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George Washington Memorial Bridge

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Aurora Bridge
George Washington Memorial Bridge.JPG
The main span of the bridge, looking west. The suspended truss is visible at the center of the cantilever arch structures
Carries SR 99 (Aurora Avenue North)
Crosses Lake Union
Locale Seattle, Washington
Official name George Washington Memorial Bridge
Maintained by Washington State DOT
ID number 0001447A0000000
Design Mixed, cantilever and truss
Total length 2,945 ft (898 m)
Width 70 ft (21 m)
Longest span 475 ft (145 m)
Clearance below 167 ft (51 m)

February 22, 1932

Aurora Avenue Bridge
Location Aurora Ave., N. over Lake Washington Ship Canal, Seattle, Washington
Coordinates 47°39′47″N 122°20′51″W / 47.66306°N 122.34750°W / 47.66306; -122.34750Coordinates: 47°39′47″N 122°20′51″W / 47.66306°N 122.34750°W / 47.66306; -122.34750
Built 1931–32
Built by U.S. Steel Products Corp.
Architect Jacobs & Ober
Governing body Washington State DOT
MPS Historic Bridges/Tunnels in Washington State TR
NRHP Reference # 82004230[1]
Added to NRHP July 16, 1982
Daily traffic 71,000 (2007)[2]

The George Washington Memorial Bridge (commonly called the Aurora Bridge) is a cantilever and truss bridge that carries State Route 99 (Aurora Avenue North) over the west end of Seattle's Lake Union and connects Queen Anne and Fremont. The bridge is located just east of the Fremont Cut, which itself is spanned by the Fremont Bridge.

The bridge is 2,945 ft (898 m) long, 70 ft (21 m) wide, and 167 ft (51 m) above the water,[3] and is owned and operated by the Washington State Department of Transportation.[3] The bridge was opened to traffic on February 22, 1932. It was listed on the National Register of Historic Places in 1982. The bridge is a popular location for suicide jumpers and numerous reports have used the bridge as a case study in fields ranging from suicide prevention to the effects of prehospital care on trauma victims.

In 1998, a bus driver was shot and killed while driving over the bridge, causing his bus to crash and resulting in the death of one of the passengers.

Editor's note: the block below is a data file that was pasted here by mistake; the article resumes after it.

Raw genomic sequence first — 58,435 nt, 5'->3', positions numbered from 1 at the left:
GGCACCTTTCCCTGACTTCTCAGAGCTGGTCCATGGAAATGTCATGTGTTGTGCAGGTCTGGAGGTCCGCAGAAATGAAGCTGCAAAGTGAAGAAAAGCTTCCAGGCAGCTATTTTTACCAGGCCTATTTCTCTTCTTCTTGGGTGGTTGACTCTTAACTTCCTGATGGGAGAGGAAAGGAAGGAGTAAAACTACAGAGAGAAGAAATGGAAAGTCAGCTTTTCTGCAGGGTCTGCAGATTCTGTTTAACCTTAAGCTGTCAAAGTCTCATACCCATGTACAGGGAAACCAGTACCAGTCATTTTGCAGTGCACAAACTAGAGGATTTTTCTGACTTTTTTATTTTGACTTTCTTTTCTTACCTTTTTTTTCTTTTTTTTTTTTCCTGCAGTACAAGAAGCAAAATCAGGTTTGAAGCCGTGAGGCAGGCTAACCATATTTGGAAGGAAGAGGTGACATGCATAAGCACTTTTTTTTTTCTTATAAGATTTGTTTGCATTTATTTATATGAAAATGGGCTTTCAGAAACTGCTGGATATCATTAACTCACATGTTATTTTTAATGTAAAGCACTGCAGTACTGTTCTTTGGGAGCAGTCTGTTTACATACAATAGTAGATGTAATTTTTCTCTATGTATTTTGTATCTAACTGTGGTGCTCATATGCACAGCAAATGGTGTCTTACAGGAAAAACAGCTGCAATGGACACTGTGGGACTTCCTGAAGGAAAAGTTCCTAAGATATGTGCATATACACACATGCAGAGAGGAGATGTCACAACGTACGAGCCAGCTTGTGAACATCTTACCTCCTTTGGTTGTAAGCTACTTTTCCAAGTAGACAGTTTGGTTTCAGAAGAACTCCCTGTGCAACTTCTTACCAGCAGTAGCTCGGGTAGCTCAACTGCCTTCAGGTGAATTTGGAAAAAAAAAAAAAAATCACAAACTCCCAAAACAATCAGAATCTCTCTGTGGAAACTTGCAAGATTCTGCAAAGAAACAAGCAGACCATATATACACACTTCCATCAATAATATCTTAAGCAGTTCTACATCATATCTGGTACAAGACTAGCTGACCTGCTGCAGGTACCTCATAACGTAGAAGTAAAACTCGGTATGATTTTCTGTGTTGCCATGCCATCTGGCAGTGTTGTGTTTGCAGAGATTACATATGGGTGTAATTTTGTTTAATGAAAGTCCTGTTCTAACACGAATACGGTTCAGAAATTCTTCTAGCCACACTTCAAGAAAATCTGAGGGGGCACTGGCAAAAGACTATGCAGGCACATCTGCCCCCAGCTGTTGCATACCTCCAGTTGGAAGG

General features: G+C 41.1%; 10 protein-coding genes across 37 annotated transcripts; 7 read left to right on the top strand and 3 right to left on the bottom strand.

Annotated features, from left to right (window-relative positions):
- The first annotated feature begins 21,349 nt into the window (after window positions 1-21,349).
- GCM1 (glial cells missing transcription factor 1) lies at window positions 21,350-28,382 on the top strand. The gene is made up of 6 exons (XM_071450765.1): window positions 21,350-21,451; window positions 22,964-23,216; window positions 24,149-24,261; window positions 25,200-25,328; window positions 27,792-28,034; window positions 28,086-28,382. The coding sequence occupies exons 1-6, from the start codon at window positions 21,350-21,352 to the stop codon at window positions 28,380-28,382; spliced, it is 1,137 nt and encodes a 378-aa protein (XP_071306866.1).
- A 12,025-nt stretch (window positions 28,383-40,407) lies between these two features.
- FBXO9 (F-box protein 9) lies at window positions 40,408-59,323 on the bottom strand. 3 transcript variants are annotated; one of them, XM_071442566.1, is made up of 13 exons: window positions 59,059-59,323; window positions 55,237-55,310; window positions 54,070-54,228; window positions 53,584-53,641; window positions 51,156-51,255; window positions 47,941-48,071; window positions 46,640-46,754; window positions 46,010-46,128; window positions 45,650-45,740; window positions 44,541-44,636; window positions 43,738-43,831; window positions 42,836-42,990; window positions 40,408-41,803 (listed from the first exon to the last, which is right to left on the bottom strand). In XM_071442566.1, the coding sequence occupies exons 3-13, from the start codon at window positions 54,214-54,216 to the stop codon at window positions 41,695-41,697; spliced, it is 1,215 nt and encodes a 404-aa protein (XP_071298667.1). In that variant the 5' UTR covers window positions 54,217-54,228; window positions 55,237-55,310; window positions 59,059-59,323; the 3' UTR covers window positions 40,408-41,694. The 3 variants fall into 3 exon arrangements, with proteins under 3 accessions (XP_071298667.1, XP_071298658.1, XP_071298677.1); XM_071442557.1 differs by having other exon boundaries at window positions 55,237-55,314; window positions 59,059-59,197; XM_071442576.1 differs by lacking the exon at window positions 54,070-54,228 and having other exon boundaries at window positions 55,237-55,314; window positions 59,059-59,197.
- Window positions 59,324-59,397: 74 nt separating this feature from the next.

The northern anchor of the bridge
View from beneath the bridge

The bridge is 2,945 ft (898 m) long, 70 ft (21 m) wide, 167 ft (51 m) above the water and is owned and operated by the Washington State Department of Transportation.[3] There are two v-shaped cantilever sections supporting the bridge deck, each 325 ft (99 m) long, balanced on large concrete pilings at opposite sides of the ship canal which serve as the two main supporting anchors.[3][4] Some 828 timber piles were driven for the foundation of the south anchor and 684 piles for the north. They range in size from 110 to 120 feet (34 to 37 m) and rest 50 to 55 feet (15 to 17 m) below the surface of the water. Together, the anchors support a load of 8,000 tons. Their construction required a pile driver that was specially designed to work underwater.[5]

A 150 ft (46 m) long Warren truss suspended span connects the two cantilevers in the middle. The bridge's main span is 475 ft (145 m) long. At either end of the bridge there are additional Warren truss spans which connect the cantilevered spans to the highway.[3][4]


Construction on the bridge piers began in 1929, with construction of the bridge following shortly afterwards in 1931, with its dedication held on February 22, 1932, George Washington's 200th birthday.[3][6] It opened to traffic the same day.[5]

The bridge was the final link in what was then called the Pacific Highway (later known as U.S. Route 99), which ran from Canada to Mexico. The bridge crosses the Lake Union section of the Lake Washington Ship Canal and, unlike earlier bridges across the canal, the height of the Aurora Bridge eliminated the need for a drawbridge. The Seattle City Council voted to build connecting portions of the highway through the Woodland Park Zoo, a decision which generated considerable controversy at the time.[6]

It was designed by the Seattle architectural firm Jacobs & Ober, with Ralph Ober as the lead engineer on the project. Ober died in August 1931, of a brain hemorrhage while the bridge was still under construction.[7] Federal funding programs were not yet available, so the bridge was funded by Seattle, King County, and the state of Washington.[4]

The bridge was nominated for the National Register of Historic Places on January 2, 1980, for its "functional and aesthetic" design qualities and for its historical status as the first bridge constructed in the region without streetcar tracks.[5] It was accepted to the National Register on July 16, 1982.[5]